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  • Te mana o te wai describes the first right for water being with the water – rivers, lakes and streams as well as the ocean. After human water uses, there must be enough natural flow remaining to keep the rivers functioning as they should for our endemic animals and to enable essential natural processes to occur. The health and wellbeing of water is of vital importance for all living things and must come before other concerns.

    This activity is part of a suite of resources that support Smart Water – a context for learning, which provides students and teachers with opportunities to connect with water and learn more about drinking water in the Waikato region. The science and mātauranga concepts that underpin Smart Water are transferable to other locations in Aotearoa New Zealand.

    Prior to conducting this activity, teachers may find it useful to read the article Managing classroom discussions. It provides helpful tips for creating a positive climate for discussion.

    In this activity, students explore the concept of te mana o te wai and mauri (the dynamic life force energy).

    By the end of this activity, students should be able to:

    • use an interactive organiser to sort statements according to personal values and views
    • explain what is meant by te mana o te wai
    • describe the concept of mauri
    • reflect on their personal values around water and te mana o te wai.

    Download the Word file (see link below).

    Nature of science

    Social and cultural elements affect how science knowledge is produced and how it is accepted. Science changes to reflect shifts in society and its priorities. Water was once viewed by parts of society as a commodity whereas many now recognise that the health and wellbeing of water must come before other concerns.

    Related content

    Smart Water – a context for learning groups Smart Water resources into key science and teaching concepts that underpin water conservation.

    Wai Māori curates resources that explore some of the values and connections between iwi, wai and awa and the work of Waikato Māori to look after their taonga.

    Rivers and Us – a context for learning has pedagogical information and links to numerous resources that explore water use and water quality.

    Activity ideas

    Other activities in Smart Water:

    • Getting to know water collects students’ prior knowledge and experiences of freshwater as the starting point to form an inquiry plan.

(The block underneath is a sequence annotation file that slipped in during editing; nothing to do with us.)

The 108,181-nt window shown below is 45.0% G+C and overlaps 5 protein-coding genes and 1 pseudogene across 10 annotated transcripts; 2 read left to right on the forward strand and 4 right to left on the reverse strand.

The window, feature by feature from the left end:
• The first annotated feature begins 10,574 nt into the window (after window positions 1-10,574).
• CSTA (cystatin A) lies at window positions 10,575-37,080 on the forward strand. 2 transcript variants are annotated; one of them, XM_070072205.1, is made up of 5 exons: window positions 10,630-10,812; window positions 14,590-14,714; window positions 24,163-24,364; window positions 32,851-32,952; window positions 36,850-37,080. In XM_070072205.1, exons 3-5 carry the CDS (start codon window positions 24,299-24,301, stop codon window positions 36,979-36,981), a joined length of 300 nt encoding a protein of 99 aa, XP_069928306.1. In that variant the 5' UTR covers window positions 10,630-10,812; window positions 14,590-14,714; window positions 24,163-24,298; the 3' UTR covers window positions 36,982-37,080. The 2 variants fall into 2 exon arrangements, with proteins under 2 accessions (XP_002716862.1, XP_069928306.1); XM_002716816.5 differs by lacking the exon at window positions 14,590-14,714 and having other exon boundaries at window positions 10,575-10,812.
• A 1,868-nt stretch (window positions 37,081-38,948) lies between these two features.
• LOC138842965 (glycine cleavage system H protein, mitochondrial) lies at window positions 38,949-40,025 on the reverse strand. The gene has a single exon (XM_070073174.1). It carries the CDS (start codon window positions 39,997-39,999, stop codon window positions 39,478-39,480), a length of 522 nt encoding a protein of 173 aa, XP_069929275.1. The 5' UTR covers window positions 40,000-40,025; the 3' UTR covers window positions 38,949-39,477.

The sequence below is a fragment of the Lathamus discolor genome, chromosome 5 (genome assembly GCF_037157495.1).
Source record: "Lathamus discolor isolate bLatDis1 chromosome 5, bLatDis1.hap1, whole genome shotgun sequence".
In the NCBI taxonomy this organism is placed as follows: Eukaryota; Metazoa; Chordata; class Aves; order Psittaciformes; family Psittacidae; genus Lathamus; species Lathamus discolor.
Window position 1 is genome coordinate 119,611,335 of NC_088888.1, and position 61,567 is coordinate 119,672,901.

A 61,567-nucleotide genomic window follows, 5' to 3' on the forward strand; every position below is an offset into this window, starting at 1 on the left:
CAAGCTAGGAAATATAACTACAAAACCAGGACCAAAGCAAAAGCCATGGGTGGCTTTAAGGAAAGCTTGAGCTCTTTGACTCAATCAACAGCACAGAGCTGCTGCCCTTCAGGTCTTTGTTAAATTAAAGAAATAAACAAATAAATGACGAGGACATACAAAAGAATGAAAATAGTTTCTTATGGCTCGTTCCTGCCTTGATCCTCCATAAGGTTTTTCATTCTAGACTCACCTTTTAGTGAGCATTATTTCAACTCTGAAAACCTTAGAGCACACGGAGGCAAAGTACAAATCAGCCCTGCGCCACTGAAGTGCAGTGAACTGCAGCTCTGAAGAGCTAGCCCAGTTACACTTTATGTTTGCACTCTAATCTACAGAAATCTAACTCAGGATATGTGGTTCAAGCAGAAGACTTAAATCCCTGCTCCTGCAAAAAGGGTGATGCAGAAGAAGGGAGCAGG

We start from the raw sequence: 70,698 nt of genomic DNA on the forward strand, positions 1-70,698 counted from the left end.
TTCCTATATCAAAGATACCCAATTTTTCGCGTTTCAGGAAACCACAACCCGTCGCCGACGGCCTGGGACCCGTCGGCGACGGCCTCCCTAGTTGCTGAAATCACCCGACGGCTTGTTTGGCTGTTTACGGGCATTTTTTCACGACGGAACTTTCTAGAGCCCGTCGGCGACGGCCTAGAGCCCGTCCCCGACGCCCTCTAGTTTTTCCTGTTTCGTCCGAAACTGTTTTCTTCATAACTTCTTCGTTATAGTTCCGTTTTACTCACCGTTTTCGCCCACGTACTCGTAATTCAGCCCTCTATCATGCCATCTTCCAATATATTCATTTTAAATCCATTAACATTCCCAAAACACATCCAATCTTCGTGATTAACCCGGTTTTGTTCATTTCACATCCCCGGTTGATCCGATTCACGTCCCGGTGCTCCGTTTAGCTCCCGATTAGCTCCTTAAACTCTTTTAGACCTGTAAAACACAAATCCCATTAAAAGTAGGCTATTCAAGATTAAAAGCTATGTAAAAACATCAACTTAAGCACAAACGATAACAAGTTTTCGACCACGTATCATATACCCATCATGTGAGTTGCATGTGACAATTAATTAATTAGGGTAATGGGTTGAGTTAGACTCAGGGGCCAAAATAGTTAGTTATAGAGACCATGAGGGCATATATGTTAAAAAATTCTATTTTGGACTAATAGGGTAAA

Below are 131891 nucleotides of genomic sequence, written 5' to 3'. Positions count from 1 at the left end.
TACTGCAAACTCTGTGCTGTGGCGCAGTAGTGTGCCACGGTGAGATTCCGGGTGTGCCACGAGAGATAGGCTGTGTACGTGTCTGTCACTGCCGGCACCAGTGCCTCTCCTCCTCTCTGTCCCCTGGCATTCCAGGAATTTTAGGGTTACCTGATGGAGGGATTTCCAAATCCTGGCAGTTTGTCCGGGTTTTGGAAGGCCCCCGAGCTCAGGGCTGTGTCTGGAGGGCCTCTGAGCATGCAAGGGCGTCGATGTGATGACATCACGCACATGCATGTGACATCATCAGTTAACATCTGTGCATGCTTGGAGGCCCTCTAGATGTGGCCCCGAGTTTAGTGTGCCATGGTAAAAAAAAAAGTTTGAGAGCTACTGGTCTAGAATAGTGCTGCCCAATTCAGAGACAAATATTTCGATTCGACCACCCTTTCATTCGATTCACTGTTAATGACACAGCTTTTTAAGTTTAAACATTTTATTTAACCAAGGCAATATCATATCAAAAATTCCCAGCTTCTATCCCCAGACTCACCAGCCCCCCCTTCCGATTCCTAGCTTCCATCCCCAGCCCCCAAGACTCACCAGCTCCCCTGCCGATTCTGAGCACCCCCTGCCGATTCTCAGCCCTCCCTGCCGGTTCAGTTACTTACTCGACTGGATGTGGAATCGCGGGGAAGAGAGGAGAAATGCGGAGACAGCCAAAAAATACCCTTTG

• Water in nature explores states of matter in the water cycle.
    • Water in the Waikato explores the major freshwater features and sources of water for the Waikato region.
    • Global water perspectives explores water availability and water stress around the world, with comparison and reflection on Aotearoa’s situation.
    • Getting water ready to drink explores the drinking water treatment process.
    • Water use challenge investigates how much water we need for our daily tasks.
    • Water issues and effects explores water issues in the Waikato region, their effects and alternative possibilities.
    • Being smart with water uses the knowledge gained from the ongoing inquiry to make a difference in how we use water.

    Useful links

    Visit Smart Water for water level alerts, water saving tips and more.

    Watch the Ministry for the Environment video Te mana o te wai: Introduction and overview.

    See the articles in the New Zealand Journal of Marine and Freshwater Research 2018 Special Issue: Mātauranga Māori shaping marine and freshwater futures.

    River Swimming is a poem by Lynley Edmeades and published in School Journal level 3 2018. The text is available in TKI Literacy online.

    Water New Zealand has Māori Language Week 2020 te mana o te wai posters available as A4 and A3 PDF downloads.

    New Zealand Parliament made the Whanganui River a person in the eyes of the law in 2017. In 2014, Te Urewera was granted legal personhood.


    This resource has been produced with the support of Smart Water.

      Published 11 May 2022 Referencing Hub articles
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